Mitochondrial Genome Evolution (Advances in Botanical Research)


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Biodiversity Research Center, Academia Sinica

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Mitochondrial Genome Evolution (Advances in Botanical Research)

Alzohairy A M. Guo W, Mower JP. Alzohairy A. Downie S. Park S. Ruhlman T. Weng, M. Zhang J. Springer, Bock R and Knoop V eds. Springer, Dordrecht".

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Mower Lab Publications

One pathway Fig 5A involves recombination between a circular moss genome arbitrarily chosen to represent the Hookeriales donor and a Ptychomniales-like genome that has integrated into the Amborella genome via a breakpoint arbitrarily selected to lie within the cob intron see Fig 1 , top, and next section. The other pathway Fig 5B involves recombination between circular genomes derived strictly from the two donor mosses.

In the first step in each pathway, the two moss genomes recombine at a homologous site located somewhere within either of the two regions corresponding to Amborella DNA of uncertain moss origin Fig 5 arbitrarily shows this recombination as occurring between loci G and M; see Fig 1 , top. This produces a chimeric head-to-tail dimer moss genome that is either integrated in the Amborella genome Fig 5A or not Fig 5B. In the second step, recombination occurs somewhere within the other region corresponding to Amborella DNA of uncertain moss origin the A-J region; see Fig 1 , top. The left output genome in each panel possesses the same, ca.

We hypothesize that a full-length moss mitochondrial genome, either already chimeric or not, was inserted into the Amborella mitochondrial genome. This insertion could have occurred at any one of several recombination breakpoints depicted in Fig 6 , which shows a model for the rearrangement of the moss DNA in Amborella subsequent to its integration.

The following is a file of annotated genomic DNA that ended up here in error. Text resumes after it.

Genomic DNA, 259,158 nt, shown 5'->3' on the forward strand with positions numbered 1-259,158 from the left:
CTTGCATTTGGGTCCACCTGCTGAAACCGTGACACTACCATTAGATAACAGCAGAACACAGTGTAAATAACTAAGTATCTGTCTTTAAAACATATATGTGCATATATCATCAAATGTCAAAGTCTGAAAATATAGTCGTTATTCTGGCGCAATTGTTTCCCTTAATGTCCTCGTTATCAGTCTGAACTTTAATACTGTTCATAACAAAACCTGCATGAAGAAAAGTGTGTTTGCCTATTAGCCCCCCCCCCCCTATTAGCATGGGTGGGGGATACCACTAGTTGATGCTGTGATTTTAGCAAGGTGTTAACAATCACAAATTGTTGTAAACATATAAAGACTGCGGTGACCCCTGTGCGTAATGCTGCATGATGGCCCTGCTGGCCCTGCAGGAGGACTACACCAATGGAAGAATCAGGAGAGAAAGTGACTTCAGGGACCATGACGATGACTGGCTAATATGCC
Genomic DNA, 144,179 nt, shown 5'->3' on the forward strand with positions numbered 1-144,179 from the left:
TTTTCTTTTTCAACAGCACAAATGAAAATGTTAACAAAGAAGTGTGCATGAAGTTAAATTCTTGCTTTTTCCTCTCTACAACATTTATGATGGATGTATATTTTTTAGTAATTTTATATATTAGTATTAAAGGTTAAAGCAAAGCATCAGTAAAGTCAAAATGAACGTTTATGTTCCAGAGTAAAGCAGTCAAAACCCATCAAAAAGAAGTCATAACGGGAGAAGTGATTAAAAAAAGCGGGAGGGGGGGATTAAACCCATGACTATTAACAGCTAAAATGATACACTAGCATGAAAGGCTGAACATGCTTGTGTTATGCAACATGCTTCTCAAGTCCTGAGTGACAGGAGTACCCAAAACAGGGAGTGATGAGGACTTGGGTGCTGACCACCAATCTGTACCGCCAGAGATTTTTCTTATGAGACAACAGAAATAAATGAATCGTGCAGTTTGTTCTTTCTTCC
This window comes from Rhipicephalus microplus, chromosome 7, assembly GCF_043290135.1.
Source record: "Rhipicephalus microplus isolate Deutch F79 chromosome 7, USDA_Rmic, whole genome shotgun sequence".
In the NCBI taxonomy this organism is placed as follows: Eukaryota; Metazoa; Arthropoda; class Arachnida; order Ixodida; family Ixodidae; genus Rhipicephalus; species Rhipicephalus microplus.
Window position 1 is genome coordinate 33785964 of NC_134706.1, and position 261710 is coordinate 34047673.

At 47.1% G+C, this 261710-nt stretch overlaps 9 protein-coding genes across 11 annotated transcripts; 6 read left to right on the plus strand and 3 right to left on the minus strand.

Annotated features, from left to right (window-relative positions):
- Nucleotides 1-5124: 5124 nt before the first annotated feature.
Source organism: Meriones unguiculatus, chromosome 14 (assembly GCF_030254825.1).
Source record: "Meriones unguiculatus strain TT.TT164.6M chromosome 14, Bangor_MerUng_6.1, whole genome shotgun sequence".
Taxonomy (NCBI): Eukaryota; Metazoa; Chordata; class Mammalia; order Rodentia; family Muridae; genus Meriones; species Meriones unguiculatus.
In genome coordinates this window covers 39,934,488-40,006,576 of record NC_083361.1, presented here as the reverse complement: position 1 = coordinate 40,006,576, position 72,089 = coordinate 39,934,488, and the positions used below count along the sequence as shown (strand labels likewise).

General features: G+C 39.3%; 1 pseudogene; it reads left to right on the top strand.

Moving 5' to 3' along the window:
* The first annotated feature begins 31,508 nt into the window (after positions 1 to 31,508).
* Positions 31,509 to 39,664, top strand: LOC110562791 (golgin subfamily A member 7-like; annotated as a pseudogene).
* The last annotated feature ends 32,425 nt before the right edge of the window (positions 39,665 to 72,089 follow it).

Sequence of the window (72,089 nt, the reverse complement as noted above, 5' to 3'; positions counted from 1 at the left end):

For the sake of diagrammatic simplicity, we arbitrarily chose an insertion breakpoint between the 80 th and th bases of the cob intron, thus positioning the resulting portions of the cob gene at the termini of the horizontally acquired genome Fig 1 , top, and Fig 6 , In1. Eight recombination events r1-r8 in Fig 6 are sufficient to derive the current organization of the moss DNA in Amborella Fig 1 , bottom from an intact, chimeric moss genome represented by the Hookeriales and Ptychomniales-like tracts mapped onto the Anomodon reference genome in Fig 1 , top after its integration into the Amborella mitochondrial genome.

The order of the eight rearrangement events as presented here is largely arbitrary and was chosen because it enables a convenient and straightforward model of rearrangement intermediates and recombination steps. Shown are a set of eight recombination events sufficient to produce the current organization and sequence content of the moss mtDNA present in the Amborella mitochondrial genome subsequent to its integration under the hypothesis of whole-moss-genome transfer.

Note also that the order of r1-r8 as presented here is largely arbitrary see Results.

All Products

Intermediate stages of rearrangement are labeled In1-In5, while the final four products of rearrangement i. The top map In1 shows as in Fig 1 , top the mitochondrial genome of the reference moss Anomodon [ 13 ] arbitrarily linearized see Results within the cob intron to correspond to a donor moss genome immediately after its integration in Amborella mtDNA.

Colored boxes and arrows indicate the position and relative orientation, respectively, of the seven blocks of synteny between the Anomodon genome and the four moss-derived regions in Amborella , with black arrows marking regions of Ptychomniales-like origin and open arrows marking regions of Hookeriales origin. The 16 loci used for phylogenetic analysis are marked in In1 and in MoAm1-MoAm4 with rectangles or lines labeled A-P see Fig 2 and S1 Fig and Table 1 ; a filled rectangle indicates a Ptychomniales-like origin, an open rectangle a Hookeriales origin, and a thin line an unresolved origin.

Five of the eight rearrangements invoked under this model can be rationalized based on identified repeats Fig 7 and below. Three of these putatively repeat-mediated rearrangements occurred at very short repeats 10—13 bp in length.